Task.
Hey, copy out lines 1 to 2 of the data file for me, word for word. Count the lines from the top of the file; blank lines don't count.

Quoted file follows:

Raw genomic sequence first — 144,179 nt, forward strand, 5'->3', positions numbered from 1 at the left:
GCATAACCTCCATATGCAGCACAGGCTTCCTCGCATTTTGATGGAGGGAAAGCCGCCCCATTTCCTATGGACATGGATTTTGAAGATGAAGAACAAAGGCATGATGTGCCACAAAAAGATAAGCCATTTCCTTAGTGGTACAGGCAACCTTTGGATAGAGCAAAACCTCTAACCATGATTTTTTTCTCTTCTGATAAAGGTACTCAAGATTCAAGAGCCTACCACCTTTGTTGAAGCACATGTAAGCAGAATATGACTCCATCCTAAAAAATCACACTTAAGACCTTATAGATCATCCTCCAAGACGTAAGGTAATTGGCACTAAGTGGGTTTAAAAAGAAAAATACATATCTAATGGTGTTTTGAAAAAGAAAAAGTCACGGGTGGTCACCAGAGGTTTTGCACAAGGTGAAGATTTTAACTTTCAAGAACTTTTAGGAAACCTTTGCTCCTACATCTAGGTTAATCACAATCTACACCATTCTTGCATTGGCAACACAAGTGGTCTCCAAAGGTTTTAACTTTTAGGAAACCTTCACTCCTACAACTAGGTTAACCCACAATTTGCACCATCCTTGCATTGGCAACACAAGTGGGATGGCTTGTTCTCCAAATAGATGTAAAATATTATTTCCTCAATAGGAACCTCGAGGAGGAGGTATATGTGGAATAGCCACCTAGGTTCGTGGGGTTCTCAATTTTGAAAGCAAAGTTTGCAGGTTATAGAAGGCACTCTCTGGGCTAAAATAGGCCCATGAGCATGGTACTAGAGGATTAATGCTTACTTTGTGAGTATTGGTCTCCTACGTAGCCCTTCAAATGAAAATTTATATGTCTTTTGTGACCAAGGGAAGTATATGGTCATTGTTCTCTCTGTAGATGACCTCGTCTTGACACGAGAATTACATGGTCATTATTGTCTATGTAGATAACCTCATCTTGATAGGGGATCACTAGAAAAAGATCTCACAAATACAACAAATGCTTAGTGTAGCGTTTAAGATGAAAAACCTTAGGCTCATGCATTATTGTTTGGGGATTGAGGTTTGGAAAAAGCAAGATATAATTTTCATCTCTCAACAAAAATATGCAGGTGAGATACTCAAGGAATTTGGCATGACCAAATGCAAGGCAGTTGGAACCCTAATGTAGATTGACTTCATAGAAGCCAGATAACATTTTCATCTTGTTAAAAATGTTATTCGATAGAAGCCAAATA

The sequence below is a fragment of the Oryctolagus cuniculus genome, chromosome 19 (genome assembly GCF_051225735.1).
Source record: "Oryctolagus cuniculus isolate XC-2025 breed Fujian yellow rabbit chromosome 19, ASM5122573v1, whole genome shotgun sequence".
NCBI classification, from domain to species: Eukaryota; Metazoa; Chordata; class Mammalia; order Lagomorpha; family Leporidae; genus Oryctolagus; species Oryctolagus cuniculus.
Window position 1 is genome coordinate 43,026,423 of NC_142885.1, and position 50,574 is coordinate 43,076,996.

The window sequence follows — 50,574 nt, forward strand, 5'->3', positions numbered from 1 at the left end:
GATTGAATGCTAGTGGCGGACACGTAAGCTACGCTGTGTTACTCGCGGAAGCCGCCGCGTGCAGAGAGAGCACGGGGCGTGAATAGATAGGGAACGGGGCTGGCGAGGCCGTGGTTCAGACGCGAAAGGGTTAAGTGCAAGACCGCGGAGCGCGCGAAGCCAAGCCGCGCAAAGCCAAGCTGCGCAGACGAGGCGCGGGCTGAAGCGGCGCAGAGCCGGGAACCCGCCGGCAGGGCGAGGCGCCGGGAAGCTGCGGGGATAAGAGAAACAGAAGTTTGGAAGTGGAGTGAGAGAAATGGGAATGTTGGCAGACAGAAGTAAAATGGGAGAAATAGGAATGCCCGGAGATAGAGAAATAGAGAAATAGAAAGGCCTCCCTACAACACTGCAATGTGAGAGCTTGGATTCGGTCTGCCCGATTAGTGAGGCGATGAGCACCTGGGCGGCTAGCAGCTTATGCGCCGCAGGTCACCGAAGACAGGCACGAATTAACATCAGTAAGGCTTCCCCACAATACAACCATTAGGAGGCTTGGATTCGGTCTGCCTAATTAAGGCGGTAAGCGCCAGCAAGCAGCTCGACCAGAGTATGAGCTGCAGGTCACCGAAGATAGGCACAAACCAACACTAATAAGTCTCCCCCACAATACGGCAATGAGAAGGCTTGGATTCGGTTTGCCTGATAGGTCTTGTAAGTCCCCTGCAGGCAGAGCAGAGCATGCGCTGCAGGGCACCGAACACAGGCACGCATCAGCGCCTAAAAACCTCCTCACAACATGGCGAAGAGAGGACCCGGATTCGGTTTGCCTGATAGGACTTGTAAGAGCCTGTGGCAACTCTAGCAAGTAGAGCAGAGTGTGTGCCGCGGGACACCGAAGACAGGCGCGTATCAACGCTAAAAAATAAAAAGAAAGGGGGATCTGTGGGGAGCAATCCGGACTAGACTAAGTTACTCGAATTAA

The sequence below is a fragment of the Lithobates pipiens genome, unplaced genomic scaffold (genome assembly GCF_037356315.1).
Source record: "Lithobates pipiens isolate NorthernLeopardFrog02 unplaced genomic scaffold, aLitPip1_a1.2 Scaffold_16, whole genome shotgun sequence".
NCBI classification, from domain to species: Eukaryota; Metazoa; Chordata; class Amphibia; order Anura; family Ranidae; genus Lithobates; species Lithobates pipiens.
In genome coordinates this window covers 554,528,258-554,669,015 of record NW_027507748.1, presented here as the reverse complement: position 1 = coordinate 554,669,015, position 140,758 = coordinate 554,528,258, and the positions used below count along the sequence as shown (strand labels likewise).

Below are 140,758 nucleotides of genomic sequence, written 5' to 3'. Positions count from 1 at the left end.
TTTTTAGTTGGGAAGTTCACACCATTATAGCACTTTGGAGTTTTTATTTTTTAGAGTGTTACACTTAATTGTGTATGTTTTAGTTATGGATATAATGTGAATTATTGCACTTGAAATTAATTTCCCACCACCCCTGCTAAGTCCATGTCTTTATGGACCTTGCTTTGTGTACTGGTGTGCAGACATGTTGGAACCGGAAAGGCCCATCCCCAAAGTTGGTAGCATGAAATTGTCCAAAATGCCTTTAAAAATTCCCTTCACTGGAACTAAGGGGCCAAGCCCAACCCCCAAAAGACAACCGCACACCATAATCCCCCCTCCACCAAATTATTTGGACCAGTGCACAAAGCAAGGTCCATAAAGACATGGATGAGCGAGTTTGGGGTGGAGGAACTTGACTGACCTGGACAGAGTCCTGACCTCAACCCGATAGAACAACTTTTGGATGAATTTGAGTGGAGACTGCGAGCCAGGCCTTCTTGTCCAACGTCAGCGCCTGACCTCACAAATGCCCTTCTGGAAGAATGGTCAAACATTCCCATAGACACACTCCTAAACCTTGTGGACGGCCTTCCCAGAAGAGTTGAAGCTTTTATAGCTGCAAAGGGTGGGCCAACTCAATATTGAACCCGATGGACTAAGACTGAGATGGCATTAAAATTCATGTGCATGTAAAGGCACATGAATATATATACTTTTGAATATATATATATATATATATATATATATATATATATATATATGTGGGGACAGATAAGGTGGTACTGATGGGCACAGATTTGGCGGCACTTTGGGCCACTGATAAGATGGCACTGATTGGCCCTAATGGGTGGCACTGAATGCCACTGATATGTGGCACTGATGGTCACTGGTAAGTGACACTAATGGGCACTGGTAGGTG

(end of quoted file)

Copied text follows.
Raw genomic sequence first — 144,179 nt, forward strand, 5'->3', positions numbered from 1 at the left:
GCATAACCTCCATATGCAGCACAGGCTTCCTCGCATTTTGATGGAGGGAAAGCCGCCCCATTTCCTATGGACATGGATTTTGAAGATGAAGAACAAAGGCATGATGTGCCACAAAAAGATAAGCCATTTCCTTAGTGGTACAGGCAACCTTTGGATAGAGCAAAACCTCTAACCATGATTTTTTTCTCTTCTGATAAAGGTACTCAAGATTCAAGAGCCTACCACCTTTGTTGAAGCACATGTAAGCAGAATATGACTCCATCCTAAAAAATCACACTTAAGACCTTATAGATCATCCTCCAAGACGTAAGGTAATTGGCACTAAGTGGGTTTAAAAAGAAAAATACATATCTAATGGTGTTTTGAAAAAGAAAAAGTCACGGGTGGTCACCAGAGGTTTTGCACAAGGTGAAGATTTTAACTTTCAAGAACTTTTAGGAAACCTTTGCTCCTACATCTAGGTTAATCACAATCTACACCATTCTTGCATTGGCAACACAAGTGGTCTCCAAAGGTTTTAACTTTTAGGAAACCTTCACTCCTACAACTAGGTTAACCCACAATTTGCACCATCCTTGCATTGGCAACACAAGTGGGATGGCTTGTTCTCCAAATAGATGTAAAATATTATTTCCTCAATAGGAACCTCGAGGAGGAGGTATATGTGGAATAGCCACCTAGGTTCGTGGGGTTCTCAATTTTGAAAGCAAAGTTTGCAGGTTATAGAAGGCACTCTCTGGGCTAAAATAGGCCCATGAGCATGGTACTAGAGGATTAATGCTTACTTTGTGAGTATTGGTCTCCTACGTAGCCCTTCAAATGAAAATTTATATGTCTTTTGTGACCAAGGGAAGTATATGGTCATTGTTCTCTCTGTAGATGACCTCGTCTTGACACGAGAATTACATGGTCATTATTGTCTATGTAGATAACCTCATCTTGATAGGGGATCACTAGAAAAAGATCTCACAAATACAACAAATGCTTAGTGTAGCGTTTAAGATGAAAAACCTTAGGCTCATGCATTATTGTTTGGGGATTGAGGTTTGGAAAAAGCAAGATATAATTTTCATCTCTCAACAAAAATATGCAGGTGAGATACTCAAGGAATTTGGCATGACCAAATGCAAGGCAGTTGGAACCCTAATGTAGATTGACTTCATAGAAGCCAGATAACATTTTCATCTTGTTAAAAATGTTATTCGATAGAAGCCAAATA